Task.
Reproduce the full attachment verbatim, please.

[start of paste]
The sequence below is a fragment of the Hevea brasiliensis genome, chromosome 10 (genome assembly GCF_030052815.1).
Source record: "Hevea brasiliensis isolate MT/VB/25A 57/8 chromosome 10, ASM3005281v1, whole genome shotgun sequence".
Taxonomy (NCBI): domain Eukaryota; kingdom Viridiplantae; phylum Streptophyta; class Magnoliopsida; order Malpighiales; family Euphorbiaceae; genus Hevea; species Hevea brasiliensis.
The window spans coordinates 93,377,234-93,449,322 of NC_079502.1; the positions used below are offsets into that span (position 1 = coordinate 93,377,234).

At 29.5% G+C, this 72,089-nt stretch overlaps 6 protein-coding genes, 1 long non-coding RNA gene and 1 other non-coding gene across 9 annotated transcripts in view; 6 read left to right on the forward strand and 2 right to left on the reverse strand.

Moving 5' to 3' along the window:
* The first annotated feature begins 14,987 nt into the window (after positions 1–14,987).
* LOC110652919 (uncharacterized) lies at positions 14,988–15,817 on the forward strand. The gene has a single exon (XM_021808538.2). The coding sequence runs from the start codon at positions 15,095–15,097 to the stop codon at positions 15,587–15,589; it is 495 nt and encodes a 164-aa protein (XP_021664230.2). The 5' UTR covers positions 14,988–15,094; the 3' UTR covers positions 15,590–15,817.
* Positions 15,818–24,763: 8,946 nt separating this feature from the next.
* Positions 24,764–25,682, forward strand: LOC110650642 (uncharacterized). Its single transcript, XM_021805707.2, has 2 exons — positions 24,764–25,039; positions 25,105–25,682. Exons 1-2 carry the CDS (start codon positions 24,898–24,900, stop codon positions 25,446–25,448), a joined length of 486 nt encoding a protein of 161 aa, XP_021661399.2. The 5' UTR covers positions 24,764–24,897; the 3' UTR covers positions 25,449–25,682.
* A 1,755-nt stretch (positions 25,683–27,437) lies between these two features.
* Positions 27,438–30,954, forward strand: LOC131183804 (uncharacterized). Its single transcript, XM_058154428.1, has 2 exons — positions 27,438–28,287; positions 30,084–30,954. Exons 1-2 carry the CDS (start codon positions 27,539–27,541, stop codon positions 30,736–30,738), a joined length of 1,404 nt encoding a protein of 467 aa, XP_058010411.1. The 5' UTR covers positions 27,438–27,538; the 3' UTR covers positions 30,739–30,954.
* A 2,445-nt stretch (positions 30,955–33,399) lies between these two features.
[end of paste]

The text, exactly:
The sequence below is a fragment of the Hevea brasiliensis genome, chromosome 10 (genome assembly GCF_030052815.1).
Source record: "Hevea brasiliensis isolate MT/VB/25A 57/8 chromosome 10, ASM3005281v1, whole genome shotgun sequence".
Taxonomy (NCBI): domain Eukaryota; kingdom Viridiplantae; phylum Streptophyta; class Magnoliopsida; order Malpighiales; family Euphorbiaceae; genus Hevea; species Hevea brasiliensis.
The window spans coordinates 93,377,234-93,449,322 of NC_079502.1; the positions used below are offsets into that span (position 1 = coordinate 93,377,234).

At 29.5% G+C, this 72,089-nt stretch overlaps 6 protein-coding genes, 1 long non-coding RNA gene and 1 other non-coding gene across 9 annotated transcripts in view; 6 read left to right on the forward strand and 2 right to left on the reverse strand.

Moving 5' to 3' along the window:
* The first annotated feature begins 14,987 nt into the window (after positions 1–14,987).
* LOC110652919 (uncharacterized) lies at positions 14,988–15,817 on the forward strand. The gene has a single exon (XM_021808538.2). The coding sequence runs from the start codon at positions 15,095–15,097 to the stop codon at positions 15,587–15,589; it is 495 nt and encodes a 164-aa protein (XP_021664230.2). The 5' UTR covers positions 14,988–15,094; the 3' UTR covers positions 15,590–15,817.
* Positions 15,818–24,763: 8,946 nt separating this feature from the next.
* Positions 24,764–25,682, forward strand: LOC110650642 (uncharacterized). Its single transcript, XM_021805707.2, has 2 exons — positions 24,764–25,039; positions 25,105–25,682. Exons 1-2 carry the CDS (start codon positions 24,898–24,900, stop codon positions 25,446–25,448), a joined length of 486 nt encoding a protein of 161 aa, XP_021661399.2. The 5' UTR covers positions 24,764–24,897; the 3' UTR covers positions 25,449–25,682.
* A 1,755-nt stretch (positions 25,683–27,437) lies between these two features.
* Positions 27,438–30,954, forward strand: LOC131183804 (uncharacterized). Its single transcript, XM_058154428.1, has 2 exons — positions 27,438–28,287; positions 30,084–30,954. Exons 1-2 carry the CDS (start codon positions 27,539–27,541, stop codon positions 30,736–30,738), a joined length of 1,404 nt encoding a protein of 467 aa, XP_058010411.1. The 5' UTR covers positions 27,438–27,538; the 3' UTR covers positions 30,739–30,954.
* A 2,445-nt stretch (positions 30,955–33,399) lies between these two features.